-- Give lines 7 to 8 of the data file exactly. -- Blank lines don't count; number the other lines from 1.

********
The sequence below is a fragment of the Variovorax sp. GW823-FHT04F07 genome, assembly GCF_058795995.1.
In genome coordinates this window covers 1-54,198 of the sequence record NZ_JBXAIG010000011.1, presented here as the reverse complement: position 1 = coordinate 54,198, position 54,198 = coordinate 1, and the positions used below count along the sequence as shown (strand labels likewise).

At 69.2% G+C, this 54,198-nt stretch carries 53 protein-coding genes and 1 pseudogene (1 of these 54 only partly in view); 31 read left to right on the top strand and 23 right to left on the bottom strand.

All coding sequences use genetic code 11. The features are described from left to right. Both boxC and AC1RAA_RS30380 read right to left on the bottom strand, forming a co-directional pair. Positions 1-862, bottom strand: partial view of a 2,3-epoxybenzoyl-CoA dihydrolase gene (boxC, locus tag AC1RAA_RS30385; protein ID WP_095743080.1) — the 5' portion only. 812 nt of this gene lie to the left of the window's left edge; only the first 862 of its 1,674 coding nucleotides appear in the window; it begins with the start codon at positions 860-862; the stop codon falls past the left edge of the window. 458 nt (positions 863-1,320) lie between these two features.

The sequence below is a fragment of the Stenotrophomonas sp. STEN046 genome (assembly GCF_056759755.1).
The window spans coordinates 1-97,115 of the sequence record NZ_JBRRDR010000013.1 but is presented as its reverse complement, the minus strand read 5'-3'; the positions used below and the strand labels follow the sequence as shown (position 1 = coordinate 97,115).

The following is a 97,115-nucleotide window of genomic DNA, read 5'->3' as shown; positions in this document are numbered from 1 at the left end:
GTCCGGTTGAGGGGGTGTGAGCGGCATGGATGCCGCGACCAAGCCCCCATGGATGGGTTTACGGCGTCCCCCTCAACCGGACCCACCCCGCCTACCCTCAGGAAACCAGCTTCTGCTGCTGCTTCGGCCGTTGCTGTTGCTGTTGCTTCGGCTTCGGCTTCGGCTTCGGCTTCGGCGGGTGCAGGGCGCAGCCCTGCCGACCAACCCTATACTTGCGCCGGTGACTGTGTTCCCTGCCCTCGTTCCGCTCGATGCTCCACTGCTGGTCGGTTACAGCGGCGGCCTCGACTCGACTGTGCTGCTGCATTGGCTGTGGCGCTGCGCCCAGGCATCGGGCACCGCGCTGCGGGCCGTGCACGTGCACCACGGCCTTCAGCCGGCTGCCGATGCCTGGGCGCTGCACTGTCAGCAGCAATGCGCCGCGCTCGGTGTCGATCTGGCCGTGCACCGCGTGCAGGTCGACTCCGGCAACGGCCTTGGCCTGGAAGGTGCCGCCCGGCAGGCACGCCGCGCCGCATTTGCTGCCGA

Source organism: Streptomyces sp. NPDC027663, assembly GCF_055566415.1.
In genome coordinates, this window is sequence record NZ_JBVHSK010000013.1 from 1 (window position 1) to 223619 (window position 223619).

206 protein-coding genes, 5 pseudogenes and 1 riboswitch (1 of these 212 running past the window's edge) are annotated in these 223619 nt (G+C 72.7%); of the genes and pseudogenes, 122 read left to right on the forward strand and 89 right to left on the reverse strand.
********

The following is a 97,115-nucleotide window of genomic DNA, read 5'->3' as shown; positions in this document are numbered from 1 at the left end:
GTCCGGTTGAGGGGGTGTGAGCGGCATGGATGCCGCGACCAAGCCCCCATGGATGGGTTTACGGCGTCCCCCTCAACCGGACCCACCCCGCCTACCCTCAGGAAACCAGCTTCTGCTGCTGCTTCGGCCGTTGCTGTTGCTGTTGCTTCGGCTTCGGCTTCGGCTTCGGCTTCGGCGGGTGCAGGGCGCAGCCCTGCCGACCAACCCTATACTTGCGCCGGTGACTGTGTTCCCTGCCCTCGTTCCGCTCGATGCTCCACTGCTGGTCGGTTACAGCGGCGGCCTCGACTCGACTGTGCTGCTGCATTGGCTGTGGCGCTGCGCCCAGGCATCGGGCACCGCGCTGCGGGCCGTGCACGTGCACCACGGCCTTCAGCCGGCTGCCGATGCCTGGGCGCTGCACTGTCAGCAGCAATGCGCCGCGCTCGGTGTCGATCTGGCCGTGCACCGCGTGCAGGTCGACTCCGGCAACGGCCTTGGCCTGGAAGGTGCCGCCCGGCAGGCACGCCGCGCCGCATTTGCTGCCGA